Legal/Business Resources

PDFs /

Model Releases /


Copyright Basics from the US copyright Office-

What Is Copyright?

Copyright is a form of protection provided by the laws of the United States
(title 17, U. S. Code) to the authors of “original works of authorship,” including
literary, dramatic, musical, artistic, and certain other intellectual works. This
protection is available to both published and unpublished works. Section 106
of the 1976 Copyright Act generally gives the owner of copyright the exclusive
right to do and to authorize others to do the following:

• To reproduce the work in copies or phonorecords;
• To prepare derivative works based upon the work;
• To distribute copies or phonorecords of the work to the public by sale or
other transfer of ownership, or by rental, lease, or lending;
• To perform the work publicly, in the case of literary, musical, dramatic, and
choreographic works, pantomimes, and motion pictures and other audiovisual
• To display the work publicly, in the case of literary, musical, dramatic, and
choreographic works, pantomimes, and pictorial, graphic, or sculptural
works, including the individual images of a motion picture or other audiovisual
work; and
• In the case of sound recordings,* to perform the work publicly by means of
a digital audio transmission.

In addition, certain authors of works of visual art have the rights of attribution
and integrity as described in section 106A of the 1976 Copyright Act. For
further information, see Circular 40, Copyright Registration for Works of the
Visual Arts.

It is illegal for anyone to violate any of the rights provided by the copyright
law to the owner of copyright. These rights, however, are not unlimited in
scope. Sections 107 through 121 of the 1976 Copyright Act establish limitations
on these rights. In some cases, these limitations are specified exemptions from
copyright liability. One major limitation is the doctrine of “fair use,” which
is given a statutory basis in section 107 of the 1976 Copyright Act. In other
instances, the limitation takes the form of a “compulsory license” under which
certain limited uses of copyrighted works are permitted upon payment of
specified royalties and compliance with statutory conditions. For further information
about the limitations of any of these rights, consult the copyright law or
write to the Copyright Office.

Copyright Basics

US Copyright Office Basics offers definitions and explanations of the law, as well as other useful information

University of Texas Copyright Crash Course

US Copyright Office: How to register copyright of a work of visual art

US Copyright Office: Pages on how to register copyright of a text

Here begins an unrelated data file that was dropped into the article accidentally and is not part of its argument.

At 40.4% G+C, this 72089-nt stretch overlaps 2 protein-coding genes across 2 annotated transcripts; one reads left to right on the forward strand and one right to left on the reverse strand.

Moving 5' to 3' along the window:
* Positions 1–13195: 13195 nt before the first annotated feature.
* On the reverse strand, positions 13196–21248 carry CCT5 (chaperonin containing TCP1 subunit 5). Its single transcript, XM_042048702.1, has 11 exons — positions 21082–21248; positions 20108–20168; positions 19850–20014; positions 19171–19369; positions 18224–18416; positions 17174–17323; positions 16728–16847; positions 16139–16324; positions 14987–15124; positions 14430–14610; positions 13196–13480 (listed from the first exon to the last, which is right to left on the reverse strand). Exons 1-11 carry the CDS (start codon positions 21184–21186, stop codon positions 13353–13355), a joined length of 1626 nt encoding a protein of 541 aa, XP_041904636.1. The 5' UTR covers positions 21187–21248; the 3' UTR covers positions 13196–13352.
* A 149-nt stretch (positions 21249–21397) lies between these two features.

Stanford University Copyright and Fair Use: One of the best websites for information on copyright

Association of Research Libraries: Good resource for information on copyright in the academic environment

Know Your Copy Rights: Using Copyrighted Works in Academic Settings: Useful to librarians

Chilling Effects Clearinghouse

Indiana University Student Guidelines on Plagiarism: A website on plagiarism

Creative Commons: A licensing alternative to copyright


When Does a Copyright Expire?

Simplified Chart: US Copyright Term

Detailed Chart: US and International Copyright Term


Artists’ Copyrights

Appropriation, from the March 2005 CAA News

Artists and Copyright, from the March 2004 CAA News

Artists and Moral Rights
(VARA), from the May 2004 CAA News

The Photographers Right - pdf - Bert Krages, attorney

Legal Rights of Photographers - pdf - Andrew Kantor

The Ten Legal Commandments of Photography

I. Anyone in a public place can take pictures of anything they want. Public places include parks, sidewalks, malls, etc. Malls? Yeah. Even though it’s technically private property, being open to the public makes it public space.

II. If you are on public property, you can take pictures of private property. If a building, for example, is visible from the sidewalk, it’s fair game.

III. If you are on private property and are asked not to take pictures, you are obligated to honor that request. This includes posted signs.

IV. Sensitive government buildings (military bases, nuclear facilities) can prohibit photography if it is deemed a threat to national security.

V. People can be photographed if they are in public (without their consent) unless they have secluded themselves and can expect a reasonable degree of privacy. Kids swimming in a fountain? Okay. Somebody entering their PIN at the ATM? Not okay.

VI. The following can almost always be photographed from public places, despite popular opinion:

* accident & fire scenes, criminal activities
* bridges & other infrastructure, transportation facilities (i.e. airports)
* industrial facilities, Superfund sites